The diet after the diet.

After years of working almost exclusively with weight loss clients, patterns start to emerge from
those who successfully keep the weight off. Most people have lost weight at various points in
their lives from following crash diets, extreme exercise programs, or cleanses. We don’t have a
weight loss problem in the West, we have a weight maintenance problem, or, the diet after the

If you don’t have a plan for once the diet is over, you’ll likely gain all the weight back, and often
more. If your goal is to lose weight, and keep it off, that means there will have to be some
permanent changes to your lifestyle. This doesn’t mean you can’t eat cookies, cake, or pizza
forever. Quite the opposite, actually. If you want to lose weight and keep it off, some wiggle
room for treats will be needed. However, what you eat every now and again is less important
than what you’re doing daily. This list is the top 5 habits I see among my clients who lose
weight- and keep it off.

  1. Protein Target
    Protein is essential, which means, we need it to survive. At a bare minimum, this is set at 0.8g/
    kg of lean body mass. Beyond it’s important metabolic, hormone, and fluid balance functions,
    protein helps keep you full. This is why it’s such an important tool for successful weight loss, as
    it prevents those late night snack attacks and 3pm dips in energy. Ideally, most people thrive
    on an intake of 2g/kg of lean body mass. How the heck do you calculate this? How do you
    know how much lean body mass you have? You could go for a DEXA scan, but an easier way
    to estimate your protein needs, are to base your protein target off of your goal weight. If your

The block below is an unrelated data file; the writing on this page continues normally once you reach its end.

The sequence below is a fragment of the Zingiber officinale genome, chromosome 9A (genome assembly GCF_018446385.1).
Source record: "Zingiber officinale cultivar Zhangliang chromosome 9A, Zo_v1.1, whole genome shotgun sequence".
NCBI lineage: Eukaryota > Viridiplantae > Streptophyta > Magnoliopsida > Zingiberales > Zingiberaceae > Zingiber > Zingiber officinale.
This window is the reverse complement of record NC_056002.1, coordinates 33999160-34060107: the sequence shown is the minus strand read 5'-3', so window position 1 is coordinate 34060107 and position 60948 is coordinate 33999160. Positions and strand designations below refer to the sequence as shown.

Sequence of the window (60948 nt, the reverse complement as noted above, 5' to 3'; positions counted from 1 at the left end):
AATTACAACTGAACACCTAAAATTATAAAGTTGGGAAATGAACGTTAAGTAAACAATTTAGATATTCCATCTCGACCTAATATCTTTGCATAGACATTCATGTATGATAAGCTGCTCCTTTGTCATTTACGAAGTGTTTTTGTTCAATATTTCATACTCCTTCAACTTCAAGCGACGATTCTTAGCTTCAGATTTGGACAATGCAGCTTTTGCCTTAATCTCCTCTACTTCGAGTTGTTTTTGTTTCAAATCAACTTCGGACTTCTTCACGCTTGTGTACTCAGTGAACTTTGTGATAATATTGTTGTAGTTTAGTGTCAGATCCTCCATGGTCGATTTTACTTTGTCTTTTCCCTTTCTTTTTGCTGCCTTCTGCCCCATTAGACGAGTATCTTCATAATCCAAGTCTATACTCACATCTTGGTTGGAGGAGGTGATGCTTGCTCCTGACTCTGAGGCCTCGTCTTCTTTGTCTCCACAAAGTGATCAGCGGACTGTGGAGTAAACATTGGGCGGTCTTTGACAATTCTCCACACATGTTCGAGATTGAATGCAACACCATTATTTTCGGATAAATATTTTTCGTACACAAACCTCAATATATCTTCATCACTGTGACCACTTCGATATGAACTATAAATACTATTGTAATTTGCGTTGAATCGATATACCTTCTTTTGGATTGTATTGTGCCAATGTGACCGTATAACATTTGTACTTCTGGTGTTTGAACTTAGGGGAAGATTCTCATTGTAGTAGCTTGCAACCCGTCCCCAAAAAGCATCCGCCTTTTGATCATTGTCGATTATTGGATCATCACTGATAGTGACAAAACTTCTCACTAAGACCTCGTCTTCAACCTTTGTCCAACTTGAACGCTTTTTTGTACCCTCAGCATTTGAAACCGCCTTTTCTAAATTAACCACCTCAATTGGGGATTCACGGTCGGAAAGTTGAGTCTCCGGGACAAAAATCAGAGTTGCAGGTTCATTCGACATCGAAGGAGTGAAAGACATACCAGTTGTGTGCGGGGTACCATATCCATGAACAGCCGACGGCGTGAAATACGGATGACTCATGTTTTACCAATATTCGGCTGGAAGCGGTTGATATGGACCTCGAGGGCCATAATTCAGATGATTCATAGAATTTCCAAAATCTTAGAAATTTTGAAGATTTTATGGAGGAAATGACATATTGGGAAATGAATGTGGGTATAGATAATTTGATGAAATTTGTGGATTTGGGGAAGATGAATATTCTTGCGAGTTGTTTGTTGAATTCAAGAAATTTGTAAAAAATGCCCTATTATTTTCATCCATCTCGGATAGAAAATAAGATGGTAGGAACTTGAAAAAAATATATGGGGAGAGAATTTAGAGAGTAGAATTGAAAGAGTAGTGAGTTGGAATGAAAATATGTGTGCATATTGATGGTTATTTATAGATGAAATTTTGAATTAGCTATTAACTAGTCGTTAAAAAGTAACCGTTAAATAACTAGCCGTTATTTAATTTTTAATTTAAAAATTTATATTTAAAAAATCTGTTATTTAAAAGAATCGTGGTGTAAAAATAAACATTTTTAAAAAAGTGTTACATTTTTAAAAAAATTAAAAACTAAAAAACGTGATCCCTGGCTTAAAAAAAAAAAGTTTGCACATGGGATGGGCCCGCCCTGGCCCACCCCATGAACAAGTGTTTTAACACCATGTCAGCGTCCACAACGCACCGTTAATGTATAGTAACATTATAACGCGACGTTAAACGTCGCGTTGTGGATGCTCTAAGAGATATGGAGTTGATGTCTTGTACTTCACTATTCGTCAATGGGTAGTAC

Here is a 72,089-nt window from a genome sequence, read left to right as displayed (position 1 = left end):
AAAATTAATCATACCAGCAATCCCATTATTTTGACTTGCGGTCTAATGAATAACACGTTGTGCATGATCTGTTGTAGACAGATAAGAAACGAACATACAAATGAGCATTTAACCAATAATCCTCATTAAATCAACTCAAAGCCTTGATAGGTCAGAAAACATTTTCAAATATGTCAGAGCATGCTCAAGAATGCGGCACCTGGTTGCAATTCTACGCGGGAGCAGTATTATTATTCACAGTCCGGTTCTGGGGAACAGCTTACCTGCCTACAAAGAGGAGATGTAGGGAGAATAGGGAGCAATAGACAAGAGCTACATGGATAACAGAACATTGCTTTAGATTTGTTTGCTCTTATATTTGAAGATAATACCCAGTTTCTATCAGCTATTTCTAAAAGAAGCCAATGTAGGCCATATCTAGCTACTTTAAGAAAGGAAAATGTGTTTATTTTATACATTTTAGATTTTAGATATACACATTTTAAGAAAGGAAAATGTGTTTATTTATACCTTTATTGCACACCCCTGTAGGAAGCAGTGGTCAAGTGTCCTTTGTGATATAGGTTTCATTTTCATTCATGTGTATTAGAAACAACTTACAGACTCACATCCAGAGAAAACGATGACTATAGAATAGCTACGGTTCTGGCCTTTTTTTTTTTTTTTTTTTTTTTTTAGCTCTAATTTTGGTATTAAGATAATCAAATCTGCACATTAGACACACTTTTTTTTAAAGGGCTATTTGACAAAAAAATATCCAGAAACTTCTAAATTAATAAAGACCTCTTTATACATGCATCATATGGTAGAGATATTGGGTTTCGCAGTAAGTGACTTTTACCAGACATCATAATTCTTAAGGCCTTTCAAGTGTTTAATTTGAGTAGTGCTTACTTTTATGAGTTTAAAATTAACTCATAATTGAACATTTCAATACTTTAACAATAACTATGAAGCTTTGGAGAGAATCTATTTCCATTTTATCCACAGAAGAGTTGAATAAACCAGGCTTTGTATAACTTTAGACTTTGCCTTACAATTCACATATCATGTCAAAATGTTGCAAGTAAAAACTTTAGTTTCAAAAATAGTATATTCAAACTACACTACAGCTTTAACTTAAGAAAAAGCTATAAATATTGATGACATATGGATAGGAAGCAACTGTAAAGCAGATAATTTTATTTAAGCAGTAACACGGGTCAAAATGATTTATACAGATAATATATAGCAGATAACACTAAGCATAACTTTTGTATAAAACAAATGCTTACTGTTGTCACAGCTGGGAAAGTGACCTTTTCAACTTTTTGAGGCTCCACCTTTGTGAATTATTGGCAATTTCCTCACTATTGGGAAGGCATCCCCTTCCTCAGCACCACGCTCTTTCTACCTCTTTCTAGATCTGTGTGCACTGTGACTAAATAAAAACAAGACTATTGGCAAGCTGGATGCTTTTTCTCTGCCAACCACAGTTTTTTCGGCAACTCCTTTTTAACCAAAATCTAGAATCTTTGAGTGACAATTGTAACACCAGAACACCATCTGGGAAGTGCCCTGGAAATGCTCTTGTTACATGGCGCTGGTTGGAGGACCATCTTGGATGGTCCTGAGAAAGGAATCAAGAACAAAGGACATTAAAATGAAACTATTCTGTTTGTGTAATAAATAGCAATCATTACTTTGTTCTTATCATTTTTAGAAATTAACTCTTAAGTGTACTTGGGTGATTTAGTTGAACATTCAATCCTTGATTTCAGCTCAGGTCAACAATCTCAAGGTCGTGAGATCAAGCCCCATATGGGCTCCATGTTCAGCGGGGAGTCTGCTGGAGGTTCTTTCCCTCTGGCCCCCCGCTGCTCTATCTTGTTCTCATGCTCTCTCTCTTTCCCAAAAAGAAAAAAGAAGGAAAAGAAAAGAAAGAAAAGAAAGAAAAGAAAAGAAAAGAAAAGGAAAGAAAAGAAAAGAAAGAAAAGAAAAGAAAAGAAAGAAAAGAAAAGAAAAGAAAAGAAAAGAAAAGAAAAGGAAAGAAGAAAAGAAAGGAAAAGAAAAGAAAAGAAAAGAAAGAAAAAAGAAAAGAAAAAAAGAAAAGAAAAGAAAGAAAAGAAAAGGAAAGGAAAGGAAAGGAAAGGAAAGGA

goal weight is 130lbs, set your protein target to 130g per day.
    For example, this could be a 30g whey protein smoothie in the morning, 120g baked chicken
    breast salad for lunch, and an 8oz steak dinner.
  2. Volume Eating
    Volume eating just means consuming larger meals with tons of vegetables, fiber, and nutrient
    dense foods, rather than smaller, less filling meals that are equal in calories. For example, you
    could eat a Big Mac burger, or a large salad with chicken and a side of fruit. They might be
    equal in calories, but the higher volume meal will keep you fuller, longer. Aim to fill your plate
    with loads of vegetables, lean protein, and 1-2 tbsp of fats.
  3. Hydration
    Staying hydrated is important for so many reasons, but in this context it’s important so you
    don’t reach for another snack, when you’re really just dehydrated. So how much do you need?
    This will be very individual depending on how much you sweat, your job, and type of exercise
    that you do. 33mL per kg of bodyweight can be a good place to start. More importantly, your
    urine should be a light yellow colour.
  4. Step Target
    Most people don’t realize that the bulk of their daily calorie burn comes from the small
    movements they’re making everyday, not their workouts. I’d much rather a client get 10k steps
    daily, rather than a client who exercises 1 hour a day, but is otherwise sedentary. Research
    indicates that anywhere from 7-10k steps daily is optimal for health.
  5. Stress Management System
    A lot of people struggle with emotional eating, which is why having a stress management
    system is so important. There is no one size fits all, find ways to decompress that you
    genuinely enjoy. This can be meditation, breath work, journaling, reading, yoga, baths or so
    much more. Build it into your day, even if it’s only for 10 minutes.